Putting animals on trial for crimes, appointing them legal representation, and having them stand defense in court sounds like a barbaric and nonsensical practice. But this is all part of the complex, foundational history of our modern justice system. If you’re interested in pursuing liberal arts, humanities studies, or law, you may want to dive deeper into these cultural and historical roots.
The most brutal and absurd legal proceedings were carried out in the Middle Ages; the medieval era between 500BC and the 1500s. Researchers have uncovered records, like E.P. Evans’ Treatise on the Criminal Prosecution and Capitol Punishment of Animals (1906) which explain how animals once met horrible ends in the name of justice.
Read on for a humanities student’s guide to animal trials in the Middle Ages.
Condemning Animals: Guilt-Free Extermination
According to Evans and similar reports, medieval law seems to have been used against animals as a means of easing the conscience of those who wanted a reason to get rid of them. These trials were often held in ecclesiastical courts, giving farmers and land-owners divine sanctions for extermination.
“Judicial proceedings were instituted by ecclesiastical courts against rats, mice, locusts, weevils, and other vermin in order to prevent them from devouring the crops,” explains Evans, “by means of exorcism and excommunication.”
For example, in the 1480s the Cardinal Bishop of Autun in France held three days of court processions to rule against some slugs that were ruining estate grounds under his purview. The slugs were told to leave the area or be cursed. When the slugs lost the case, they became “free game” for extermination. Records show a similar case occurred the next year at the same time, when a new group of slugs surfaced on the Cardinal’s farm.
Livestock animals like cows and pigs were central to life in medieval towns and villages.
An Eye for An Eye: ‘Justice’ Humanities Studies Have Moved Beyond
Graduates ofhumanities courses often go on to practice law. Shimer College offers a ‘BA to JD’ pre-law program that lets humanities students earn both their BA and law degree in only six years of study. But the law you will learn no longer features severe sentencing for “offending beasts” like bulls, goats, and particularly pigs.
Read records of pig trials in E.P. Evan’s work here.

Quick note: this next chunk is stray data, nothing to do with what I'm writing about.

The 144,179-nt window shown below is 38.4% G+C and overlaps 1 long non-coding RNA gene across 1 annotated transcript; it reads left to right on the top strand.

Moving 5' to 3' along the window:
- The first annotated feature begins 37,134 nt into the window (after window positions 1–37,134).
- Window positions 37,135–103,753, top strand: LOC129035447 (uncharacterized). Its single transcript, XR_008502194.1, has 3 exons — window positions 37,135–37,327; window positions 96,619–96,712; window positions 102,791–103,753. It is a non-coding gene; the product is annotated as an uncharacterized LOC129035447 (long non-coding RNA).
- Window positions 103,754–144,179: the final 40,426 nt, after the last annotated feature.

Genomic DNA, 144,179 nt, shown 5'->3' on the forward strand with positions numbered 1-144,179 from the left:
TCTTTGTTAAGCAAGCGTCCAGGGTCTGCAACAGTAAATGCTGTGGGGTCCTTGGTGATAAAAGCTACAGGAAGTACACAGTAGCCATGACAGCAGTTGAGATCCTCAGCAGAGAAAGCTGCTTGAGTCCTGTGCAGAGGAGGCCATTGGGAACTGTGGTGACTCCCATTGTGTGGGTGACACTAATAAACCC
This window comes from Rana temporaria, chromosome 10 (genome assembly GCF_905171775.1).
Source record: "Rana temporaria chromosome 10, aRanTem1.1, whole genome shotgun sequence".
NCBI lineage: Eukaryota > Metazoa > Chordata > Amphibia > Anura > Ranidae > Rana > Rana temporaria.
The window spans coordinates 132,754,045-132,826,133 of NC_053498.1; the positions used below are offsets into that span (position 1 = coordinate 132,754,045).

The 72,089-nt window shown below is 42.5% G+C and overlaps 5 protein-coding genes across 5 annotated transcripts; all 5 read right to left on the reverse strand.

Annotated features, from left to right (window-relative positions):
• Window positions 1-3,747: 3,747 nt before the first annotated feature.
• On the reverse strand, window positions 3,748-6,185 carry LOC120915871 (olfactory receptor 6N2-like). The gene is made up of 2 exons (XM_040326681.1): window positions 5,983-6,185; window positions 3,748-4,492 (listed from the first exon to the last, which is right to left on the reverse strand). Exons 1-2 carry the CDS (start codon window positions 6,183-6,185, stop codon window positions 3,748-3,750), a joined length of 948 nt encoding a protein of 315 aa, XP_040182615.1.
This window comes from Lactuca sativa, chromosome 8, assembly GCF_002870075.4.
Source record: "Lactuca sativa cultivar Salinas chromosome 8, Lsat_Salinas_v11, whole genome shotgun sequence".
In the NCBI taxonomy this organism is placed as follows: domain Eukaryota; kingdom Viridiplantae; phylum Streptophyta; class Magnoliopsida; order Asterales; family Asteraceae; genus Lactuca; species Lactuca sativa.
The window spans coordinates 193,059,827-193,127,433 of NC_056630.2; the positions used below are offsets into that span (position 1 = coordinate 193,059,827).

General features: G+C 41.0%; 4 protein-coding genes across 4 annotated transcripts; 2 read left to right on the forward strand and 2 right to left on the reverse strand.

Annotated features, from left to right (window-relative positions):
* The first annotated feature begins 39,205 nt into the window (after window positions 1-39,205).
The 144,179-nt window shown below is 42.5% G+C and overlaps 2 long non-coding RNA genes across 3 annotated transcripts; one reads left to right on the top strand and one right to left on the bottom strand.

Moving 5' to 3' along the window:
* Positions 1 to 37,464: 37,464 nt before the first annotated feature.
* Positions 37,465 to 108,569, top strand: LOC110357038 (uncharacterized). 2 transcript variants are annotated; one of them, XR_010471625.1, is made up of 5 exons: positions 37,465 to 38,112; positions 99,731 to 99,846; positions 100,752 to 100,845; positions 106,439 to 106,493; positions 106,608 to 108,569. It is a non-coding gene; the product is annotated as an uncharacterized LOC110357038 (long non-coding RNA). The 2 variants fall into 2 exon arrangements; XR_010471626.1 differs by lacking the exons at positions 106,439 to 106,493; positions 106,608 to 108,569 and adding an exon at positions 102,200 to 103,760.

Back in the Middle Ages, pigs were given the same horrible, bloody and public “justice” as human criminals were. In 1266 for example, a pig was burnt at the stake for injuring a swinemaster’s son. There are a few cases, however, of pigs (considered accomplices of the instigators in their packs) being pardoned and freed to oink another day.
Witchcraft and Bestiality: Mercifully Uncommon Topics in Humanities Courses
Humanities studies can give you a broad perspective of society, culture, and history, allowing you to access and analyze the justice system’s often messy and macabre roots. You’ll learn about the barbaric practices society has overcome through revolutions and the development of democracy.
In the medieval era, animals were often suspected to be involved in witchcraft and bestiality, and tried alongside humans accused of these crimes. When a Swiss town was gifted a moose in the late 1500s, the townspeople “looked upon the strange animal as a most dangerous demon,” and killed it with a poisoned apple.
But as in modern trials, sometimes a defendant’s character set them free. For instance in a 1750 case of “non-consensual bestiality” the human was killed while the animal was acquitted, “on the ground that she had always shown herself to be virtuous and well-behaved.”
The right college can let you delve into the colorful history of law and justice and prepare you to best serve real justice in the modern world.
Would you like to pursue one of the humanities programs Chicago has to offer?
Visit Shimer for more information or to speak with an advisor.